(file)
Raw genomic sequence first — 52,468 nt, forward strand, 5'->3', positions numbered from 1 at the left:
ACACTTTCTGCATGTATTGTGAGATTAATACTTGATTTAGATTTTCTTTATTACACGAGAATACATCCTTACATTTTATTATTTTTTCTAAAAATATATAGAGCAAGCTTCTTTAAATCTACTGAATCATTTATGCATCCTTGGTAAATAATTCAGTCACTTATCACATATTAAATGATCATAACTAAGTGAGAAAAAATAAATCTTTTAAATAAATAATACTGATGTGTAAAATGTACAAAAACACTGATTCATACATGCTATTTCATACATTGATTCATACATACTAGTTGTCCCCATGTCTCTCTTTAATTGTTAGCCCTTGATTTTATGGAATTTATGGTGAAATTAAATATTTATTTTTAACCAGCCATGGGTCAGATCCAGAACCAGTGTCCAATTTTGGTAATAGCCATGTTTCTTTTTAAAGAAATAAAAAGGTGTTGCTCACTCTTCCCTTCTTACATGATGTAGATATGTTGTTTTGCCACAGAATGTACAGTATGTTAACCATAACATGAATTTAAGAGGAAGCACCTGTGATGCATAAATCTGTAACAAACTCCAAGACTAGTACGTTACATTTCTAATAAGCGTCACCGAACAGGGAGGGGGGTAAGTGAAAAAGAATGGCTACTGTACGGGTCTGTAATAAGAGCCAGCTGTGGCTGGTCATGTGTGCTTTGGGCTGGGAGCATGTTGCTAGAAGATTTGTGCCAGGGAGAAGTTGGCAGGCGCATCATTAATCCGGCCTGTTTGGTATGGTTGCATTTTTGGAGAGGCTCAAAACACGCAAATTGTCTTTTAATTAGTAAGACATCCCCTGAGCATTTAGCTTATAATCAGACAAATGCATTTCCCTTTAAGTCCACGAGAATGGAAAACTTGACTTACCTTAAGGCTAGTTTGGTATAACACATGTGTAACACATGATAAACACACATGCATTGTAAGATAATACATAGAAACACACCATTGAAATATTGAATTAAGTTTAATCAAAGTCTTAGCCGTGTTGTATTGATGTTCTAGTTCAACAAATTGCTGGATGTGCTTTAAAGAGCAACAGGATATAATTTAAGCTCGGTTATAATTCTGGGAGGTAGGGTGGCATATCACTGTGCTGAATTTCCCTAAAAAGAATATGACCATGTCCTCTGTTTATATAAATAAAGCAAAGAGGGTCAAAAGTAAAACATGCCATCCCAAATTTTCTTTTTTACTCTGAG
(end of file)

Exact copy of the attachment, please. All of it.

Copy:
Raw genomic sequence first — 52,468 nt, forward strand, 5'->3', positions numbered from 1 at the left:
ACACTTTCTGCATGTATTGTGAGATTAATACTTGATTTAGATTTTCTTTATTACACGAGAATACATCCTTACATTTTATTATTTTTTCTAAAAATATATAGAGCAAGCTTCTTTAAATCTACTGAATCATTTATGCATCCTTGGTAAATAATTCAGTCACTTATCACATATTAAATGATCATAACTAAGTGAGAAAAAATAAATCTTTTAAATAAATAATACTGATGTGTAAAATGTACAAAAACACTGATTCATACATGCTATTTCATACATTGATTCATACATACTAGTTGTCCCCATGTCTCTCTTTAATTGTTAGCCCTTGATTTTATGGAATTTATGGTGAAATTAAATATTTATTTTTAACCAGCCATGGGTCAGATCCAGAACCAGTGTCCAATTTTGGTAATAGCCATGTTTCTTTTTAAAGAAATAAAAAGGTGTTGCTCACTCTTCCCTTCTTACATGATGTAGATATGTTGTTTTGCCACAGAATGTACAGTATGTTAACCATAACATGAATTTAAGAGGAAGCACCTGTGATGCATAAATCTGTAACAAACTCCAAGACTAGTACGTTACATTTCTAATAAGCGTCACCGAACAGGGAGGGGGGTAAGTGAAAAAGAATGGCTACTGTACGGGTCTGTAATAAGAGCCAGCTGTGGCTGGTCATGTGTGCTTTGGGCTGGGAGCATGTTGCTAGAAGATTTGTGCCAGGGAGAAGTTGGCAGGCGCATCATTAATCCGGCCTGTTTGGTATGGTTGCATTTTTGGAGAGGCTCAAAACACGCAAATTGTCTTTTAATTAGTAAGACATCCCCTGAGCATTTAGCTTATAATCAGACAAATGCATTTCCCTTTAAGTCCACGAGAATGGAAAACTTGACTTACCTTAAGGCTAGTTTGGTATAACACATGTGTAACACATGATAAACACACATGCATTGTAAGATAATACATAGAAACACACCATTGAAATATTGAATTAAGTTTAATCAAAGTCTTAGCCGTGTTGTATTGATGTTCTAGTTCAACAAATTGCTGGATGTGCTTTAAAGAGCAACAGGATATAATTTAAGCTCGGTTATAATTCTGGGAGGTAGGGTGGCATATCACTGTGCTGAATTTCCCTAAAAAGAATATGACCATGTCCTCTGTTTATATAAATAAAGCAAAGAGGGTCAAAAGTAAAACATGCCATCCCAAATTTTCTTTTTTACTCTGAG